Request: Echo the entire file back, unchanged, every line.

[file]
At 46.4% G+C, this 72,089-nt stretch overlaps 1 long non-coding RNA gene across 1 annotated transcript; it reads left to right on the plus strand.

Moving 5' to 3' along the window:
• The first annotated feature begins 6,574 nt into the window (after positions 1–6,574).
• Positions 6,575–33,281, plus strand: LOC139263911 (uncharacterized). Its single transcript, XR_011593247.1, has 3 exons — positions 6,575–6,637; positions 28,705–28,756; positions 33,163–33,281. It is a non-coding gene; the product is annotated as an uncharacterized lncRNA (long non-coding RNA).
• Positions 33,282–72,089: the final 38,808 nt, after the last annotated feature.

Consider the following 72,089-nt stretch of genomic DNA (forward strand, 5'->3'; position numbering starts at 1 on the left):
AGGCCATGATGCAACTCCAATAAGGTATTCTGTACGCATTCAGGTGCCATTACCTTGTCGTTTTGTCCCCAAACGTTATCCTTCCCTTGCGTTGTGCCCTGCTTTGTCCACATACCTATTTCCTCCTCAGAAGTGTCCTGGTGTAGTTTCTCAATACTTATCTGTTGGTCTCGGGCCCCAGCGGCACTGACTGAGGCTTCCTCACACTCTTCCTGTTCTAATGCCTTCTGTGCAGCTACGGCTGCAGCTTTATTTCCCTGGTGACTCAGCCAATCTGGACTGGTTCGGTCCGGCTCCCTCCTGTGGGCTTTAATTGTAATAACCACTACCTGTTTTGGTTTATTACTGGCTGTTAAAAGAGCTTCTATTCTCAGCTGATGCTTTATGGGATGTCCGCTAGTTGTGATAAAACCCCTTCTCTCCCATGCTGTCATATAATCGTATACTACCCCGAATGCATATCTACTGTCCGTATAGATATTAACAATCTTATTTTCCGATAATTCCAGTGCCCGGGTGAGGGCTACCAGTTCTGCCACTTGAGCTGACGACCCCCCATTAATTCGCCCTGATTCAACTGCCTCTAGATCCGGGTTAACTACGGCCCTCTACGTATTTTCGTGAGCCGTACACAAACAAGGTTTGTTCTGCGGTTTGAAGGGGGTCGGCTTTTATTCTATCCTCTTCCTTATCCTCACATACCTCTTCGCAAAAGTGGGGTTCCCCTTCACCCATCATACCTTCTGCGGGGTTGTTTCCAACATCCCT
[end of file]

At 46.4% G+C, this 72,089-nt stretch overlaps 1 long non-coding RNA gene across 1 annotated transcript; it reads left to right on the plus strand.

Moving 5' to 3' along the window:
• The first annotated feature begins 6,574 nt into the window (after positions 1–6,574).
• Positions 6,575–33,281, plus strand: LOC139263911 (uncharacterized). Its single transcript, XR_011593247.1, has 3 exons — positions 6,575–6,637; positions 28,705–28,756; positions 33,163–33,281. It is a non-coding gene; the product is annotated as an uncharacterized lncRNA (long non-coding RNA).
• Positions 33,282–72,089: the final 38,808 nt, after the last annotated feature.

Consider the following 72,089-nt stretch of genomic DNA (forward strand, 5'->3'; position numbering starts at 1 on the left):
AGGCCATGATGCAACTCCAATAAGGTATTCTGTACGCATTCAGGTGCCATTACCTTGTCGTTTTGTCCCCAAACGTTATCCTTCCCTTGCGTTGTGCCCTGCTTTGTCCACATACCTATTTCCTCCTCAGAAGTGTCCTGGTGTAGTTTCTCAATACTTATCTGTTGGTCTCGGGCCCCAGCGGCACTGACTGAGGCTTCCTCACACTCTTCCTGTTCTAATGCCTTCTGTGCAGCTACGGCTGCAGCTTTATTTCCCTGGTGACTCAGCCAATCTGGACTGGTTCGGTCCGGCTCCCTCCTGTGGGCTTTAATTGTAATAACCACTACCTGTTTTGGTTTATTACTGGCTGTTAAAAGAGCTTCTATTCTCAGCTGATGCTTTATGGGATGTCCGCTAGTTGTGATAAAACCCCTTCTCTCCCATGCTGTCATATAATCGTATACTACCCCGAATGCATATCTACTGTCCGTATAGATATTAACAATCTTATTTTCCGATAATTCCAGTGCCCGGGTGAGGGCTACCAGTTCTGCCACTTGAGCTGACGACCCCCCATTAATTCGCCCTGATTCAACTGCCTCTAGATCCGGGTTAACTACGGCCCTCTACGTATTTTCGTGAGCCGTACACAAACAAGGTTTGTTCTGCGGTTTGAAGGGGGTCGGCTTTTATTCTATCCTCTTCCTTATCCTCACATACCTCTTCGCAAAAGTGGGGTTCCCCTTCACCCATCATACCTTCTGCGGGGTTGTTTCCAACATCCCT